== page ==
Chapter ten – halfway through the textbook! This week, we learn how to put two small sentences together to make bigger sentences using relative pronouns (who, which, to whom). As with everything else, there are 24 different ways of writing the relative pronoun, but this time, they mostly look the way you’d expect. Having put the effort into learning one set of 24 words, the rest are easier, if not easy.
Having spent 20 minutes on learning the English part of speech, we move onto the Greek: the main trap seems to be getting the agreement right – the number and gender agrees with the noun in the main clause, but the case (nominative, accusative, genitive, dative) changes, depending on what the noun is doing in the second clause.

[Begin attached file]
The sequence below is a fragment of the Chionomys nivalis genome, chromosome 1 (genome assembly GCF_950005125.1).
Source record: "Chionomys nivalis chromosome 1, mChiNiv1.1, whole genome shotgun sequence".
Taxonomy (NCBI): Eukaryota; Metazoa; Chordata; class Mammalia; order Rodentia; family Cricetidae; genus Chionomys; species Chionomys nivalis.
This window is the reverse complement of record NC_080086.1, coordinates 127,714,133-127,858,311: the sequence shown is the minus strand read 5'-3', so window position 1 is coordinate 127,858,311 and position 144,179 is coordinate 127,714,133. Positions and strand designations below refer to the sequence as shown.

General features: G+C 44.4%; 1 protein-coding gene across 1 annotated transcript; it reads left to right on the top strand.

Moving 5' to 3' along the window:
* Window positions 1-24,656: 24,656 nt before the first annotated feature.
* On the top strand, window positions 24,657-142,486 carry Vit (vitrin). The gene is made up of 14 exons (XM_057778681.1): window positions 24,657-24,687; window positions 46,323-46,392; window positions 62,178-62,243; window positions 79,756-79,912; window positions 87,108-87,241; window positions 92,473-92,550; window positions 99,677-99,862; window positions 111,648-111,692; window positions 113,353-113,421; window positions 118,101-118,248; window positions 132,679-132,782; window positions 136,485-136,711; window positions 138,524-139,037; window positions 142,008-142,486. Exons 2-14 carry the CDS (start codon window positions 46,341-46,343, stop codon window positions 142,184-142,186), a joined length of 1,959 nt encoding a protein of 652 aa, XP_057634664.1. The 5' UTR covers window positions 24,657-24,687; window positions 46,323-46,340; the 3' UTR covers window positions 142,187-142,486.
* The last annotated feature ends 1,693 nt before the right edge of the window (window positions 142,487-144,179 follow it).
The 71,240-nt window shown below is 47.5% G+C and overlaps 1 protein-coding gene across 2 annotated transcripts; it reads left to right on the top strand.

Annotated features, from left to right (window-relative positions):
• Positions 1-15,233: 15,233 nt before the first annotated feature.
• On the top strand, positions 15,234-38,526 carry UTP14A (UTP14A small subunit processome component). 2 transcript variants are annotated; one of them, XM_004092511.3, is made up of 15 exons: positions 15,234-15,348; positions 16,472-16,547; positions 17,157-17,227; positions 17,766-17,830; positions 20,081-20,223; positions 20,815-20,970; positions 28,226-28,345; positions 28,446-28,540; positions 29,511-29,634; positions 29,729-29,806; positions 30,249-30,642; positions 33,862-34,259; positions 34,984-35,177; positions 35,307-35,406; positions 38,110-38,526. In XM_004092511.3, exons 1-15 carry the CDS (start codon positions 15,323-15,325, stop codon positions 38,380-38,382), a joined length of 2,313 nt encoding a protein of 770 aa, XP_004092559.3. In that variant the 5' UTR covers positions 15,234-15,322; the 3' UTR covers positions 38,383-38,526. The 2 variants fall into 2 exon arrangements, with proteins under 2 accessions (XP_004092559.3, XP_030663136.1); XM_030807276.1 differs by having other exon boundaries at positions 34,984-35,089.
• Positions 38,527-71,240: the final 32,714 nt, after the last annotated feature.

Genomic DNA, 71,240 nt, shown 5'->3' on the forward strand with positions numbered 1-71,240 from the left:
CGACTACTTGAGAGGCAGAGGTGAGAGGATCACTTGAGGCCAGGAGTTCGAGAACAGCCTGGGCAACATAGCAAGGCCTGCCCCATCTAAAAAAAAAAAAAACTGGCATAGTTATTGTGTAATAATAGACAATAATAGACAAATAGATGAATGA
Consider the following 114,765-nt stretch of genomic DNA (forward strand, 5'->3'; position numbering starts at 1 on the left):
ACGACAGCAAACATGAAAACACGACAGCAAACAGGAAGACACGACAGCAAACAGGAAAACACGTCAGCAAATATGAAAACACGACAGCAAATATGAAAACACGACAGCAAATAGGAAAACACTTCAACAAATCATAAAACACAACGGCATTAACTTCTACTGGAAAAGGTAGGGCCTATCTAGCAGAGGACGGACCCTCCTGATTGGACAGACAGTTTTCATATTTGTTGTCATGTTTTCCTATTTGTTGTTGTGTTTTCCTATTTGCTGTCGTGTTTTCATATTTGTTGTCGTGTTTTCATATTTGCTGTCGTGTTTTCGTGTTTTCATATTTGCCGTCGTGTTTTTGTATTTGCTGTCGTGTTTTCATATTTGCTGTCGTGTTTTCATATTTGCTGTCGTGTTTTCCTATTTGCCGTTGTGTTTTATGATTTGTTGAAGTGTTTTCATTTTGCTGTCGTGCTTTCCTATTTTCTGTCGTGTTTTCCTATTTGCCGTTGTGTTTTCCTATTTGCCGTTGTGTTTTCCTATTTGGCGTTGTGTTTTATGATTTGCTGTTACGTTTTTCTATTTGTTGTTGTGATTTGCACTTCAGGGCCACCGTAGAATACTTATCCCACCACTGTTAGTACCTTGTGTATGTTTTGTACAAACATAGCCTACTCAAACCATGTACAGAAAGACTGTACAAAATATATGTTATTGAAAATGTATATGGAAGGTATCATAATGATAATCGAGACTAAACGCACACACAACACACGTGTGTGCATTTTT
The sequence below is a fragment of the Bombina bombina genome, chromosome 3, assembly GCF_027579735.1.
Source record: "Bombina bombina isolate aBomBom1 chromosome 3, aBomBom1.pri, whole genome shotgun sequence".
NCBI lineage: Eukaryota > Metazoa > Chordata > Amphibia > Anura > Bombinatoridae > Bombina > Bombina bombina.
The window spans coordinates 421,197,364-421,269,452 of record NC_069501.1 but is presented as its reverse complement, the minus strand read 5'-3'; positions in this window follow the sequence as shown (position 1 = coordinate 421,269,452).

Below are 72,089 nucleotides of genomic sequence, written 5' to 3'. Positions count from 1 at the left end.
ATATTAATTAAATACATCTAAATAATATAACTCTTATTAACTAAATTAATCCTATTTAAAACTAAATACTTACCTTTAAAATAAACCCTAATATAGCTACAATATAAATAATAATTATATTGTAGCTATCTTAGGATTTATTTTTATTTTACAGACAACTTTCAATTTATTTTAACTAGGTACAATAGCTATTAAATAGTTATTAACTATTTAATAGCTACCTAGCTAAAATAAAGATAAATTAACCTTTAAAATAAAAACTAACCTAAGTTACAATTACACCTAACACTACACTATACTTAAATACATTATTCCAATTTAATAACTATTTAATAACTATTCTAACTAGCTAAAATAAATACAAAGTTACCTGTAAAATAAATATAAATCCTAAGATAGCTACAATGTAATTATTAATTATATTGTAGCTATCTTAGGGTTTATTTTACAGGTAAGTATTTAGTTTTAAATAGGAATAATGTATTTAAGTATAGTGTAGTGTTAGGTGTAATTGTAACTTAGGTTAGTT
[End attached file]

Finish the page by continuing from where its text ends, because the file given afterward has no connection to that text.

From there, we looked at a few bits and pieces – so-called slanted questions (where the expected answer is either yes or no), direct and indirect statements, and then time expressions.
One of the toughest things in class is to stay level-headed. I know there are people in class who know more than me, and it’s important to use that as motivation to keep trying, not just to get jealous.